School Meals in the May Revise
All California kids deserve to learn, grow, and achieve at their fullest potential. Today, Governor Newsom invested in that vision by releasing a May Revise budget summary that includes $150 million in ongoing funds to “encourage local educational agencies to participate in one of the federal universal meal provisions” that allow schools to serve meals free of charge to all students. We thank the Governor for this commitment and urge the Legislature to craft a budget that reflects these priorities.
CEP to Serve Free Meals to All
The Community Eligibility Provision (CEP) is one federally authorized option for serving meals free of charge to all students. CEP utilizes existing data and a set formula to determine the amount of federal funding schools receive for meals served to students. CEP is an effective approach to fight childhood hunger, mitigate stigma and shaming, prevent school meal debt, reduce burdens on families, and streamline program operation and administration.
Why a State Investment in CEP?
Combining a state investment in CEP with available federal funding will help stabilize budgets for school nutrition programs, increasing the number of schools that operate CEP and preserving the progress that other schools have already made in serving meals free of charge to all students.
Maximizing CEP is an equitable, scalable investment of state dollars. By targeting state funding to the schools and students who need it most, an investment in CEP supports fair access to health, well being, and opportunity.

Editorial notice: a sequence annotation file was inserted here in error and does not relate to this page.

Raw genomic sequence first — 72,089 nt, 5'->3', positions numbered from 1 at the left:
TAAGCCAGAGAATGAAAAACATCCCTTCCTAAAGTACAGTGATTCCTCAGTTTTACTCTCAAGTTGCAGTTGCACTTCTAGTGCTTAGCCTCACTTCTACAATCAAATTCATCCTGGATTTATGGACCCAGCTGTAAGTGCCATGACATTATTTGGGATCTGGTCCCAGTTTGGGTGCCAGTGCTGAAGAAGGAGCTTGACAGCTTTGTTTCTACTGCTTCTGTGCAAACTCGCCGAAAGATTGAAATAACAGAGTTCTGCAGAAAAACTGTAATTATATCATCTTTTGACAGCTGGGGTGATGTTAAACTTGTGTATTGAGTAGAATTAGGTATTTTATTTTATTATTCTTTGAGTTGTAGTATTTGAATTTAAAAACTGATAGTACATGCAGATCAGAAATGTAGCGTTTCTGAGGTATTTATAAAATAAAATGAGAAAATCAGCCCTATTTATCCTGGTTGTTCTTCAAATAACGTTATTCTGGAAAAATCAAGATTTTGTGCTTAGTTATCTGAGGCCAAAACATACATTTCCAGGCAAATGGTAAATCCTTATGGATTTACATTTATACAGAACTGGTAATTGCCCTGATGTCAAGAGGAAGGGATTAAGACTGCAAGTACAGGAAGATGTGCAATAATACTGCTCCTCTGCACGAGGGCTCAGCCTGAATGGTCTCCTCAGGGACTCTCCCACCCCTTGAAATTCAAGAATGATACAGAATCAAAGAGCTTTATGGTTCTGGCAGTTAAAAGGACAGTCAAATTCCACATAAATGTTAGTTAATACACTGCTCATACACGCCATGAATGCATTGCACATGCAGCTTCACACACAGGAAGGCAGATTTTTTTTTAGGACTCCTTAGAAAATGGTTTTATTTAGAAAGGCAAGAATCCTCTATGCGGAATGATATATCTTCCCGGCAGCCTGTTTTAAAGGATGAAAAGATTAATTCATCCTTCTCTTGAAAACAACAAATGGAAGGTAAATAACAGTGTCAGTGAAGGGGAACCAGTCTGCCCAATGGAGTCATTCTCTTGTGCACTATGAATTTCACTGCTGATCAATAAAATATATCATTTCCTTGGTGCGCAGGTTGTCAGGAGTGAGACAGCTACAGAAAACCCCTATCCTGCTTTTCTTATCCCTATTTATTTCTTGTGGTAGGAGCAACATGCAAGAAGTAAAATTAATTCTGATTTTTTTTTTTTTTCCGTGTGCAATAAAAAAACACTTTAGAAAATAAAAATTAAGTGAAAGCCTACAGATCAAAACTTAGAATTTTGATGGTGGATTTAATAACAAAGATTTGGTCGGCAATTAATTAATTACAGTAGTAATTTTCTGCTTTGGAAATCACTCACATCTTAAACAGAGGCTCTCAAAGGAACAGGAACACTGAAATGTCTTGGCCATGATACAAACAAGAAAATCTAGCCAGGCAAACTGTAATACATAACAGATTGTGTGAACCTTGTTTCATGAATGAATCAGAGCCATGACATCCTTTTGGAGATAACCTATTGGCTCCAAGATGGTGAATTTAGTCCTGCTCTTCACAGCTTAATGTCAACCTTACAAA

At least 1 in 3 California schools that are eligible to operate CEP haven’t implemented the option. Why? For many schools, the federal CEP funding formula — which does not account for California’s high cost of living and high cost of program operation — makes CEP fiscally unattainable. A strategic investment of state dollars would allow more schools to offer meals free of charge to all students.
Maximizing CEP for California public schools would draw more than $1 billion in federal funding into our state to nourish students and support school meal programs.
The federal CEP funding formula is tied to enrollment in Medi-Cal and CalFresh. The pandemic has increased enrollment in both programs. Investing in CEP this year means schools can “lock in” higher federal funding rates that are based on currently elevated Medi-Cal and CalFresh enrollment. Those “locked in” rates would be applicable for up to four years of CEP operation.
CEP & An Equitable Recovery
Pandemic-era data show nearly 75 percent of California parents with low and middle income have worried about running out of food before they could afford to buy more. The same research shows more than three in five California parents with low and middle income have actually run out of food before their families could afford to buy more.
The pandemic has exacerbated persistent inequities throughout California. Black and Latinx families and chronically under-resourced communities have borne the brunt of COVID’s devastating health and economic consequences. As state leaders craft decisions about an equitable recovery, they must address equitable access to nutrition programs.
To give all California kids a fair shot at living the lives they deserve, we must meet children’s basic needs. Maximizing CEP is an incredibly effective and vitally important step forward.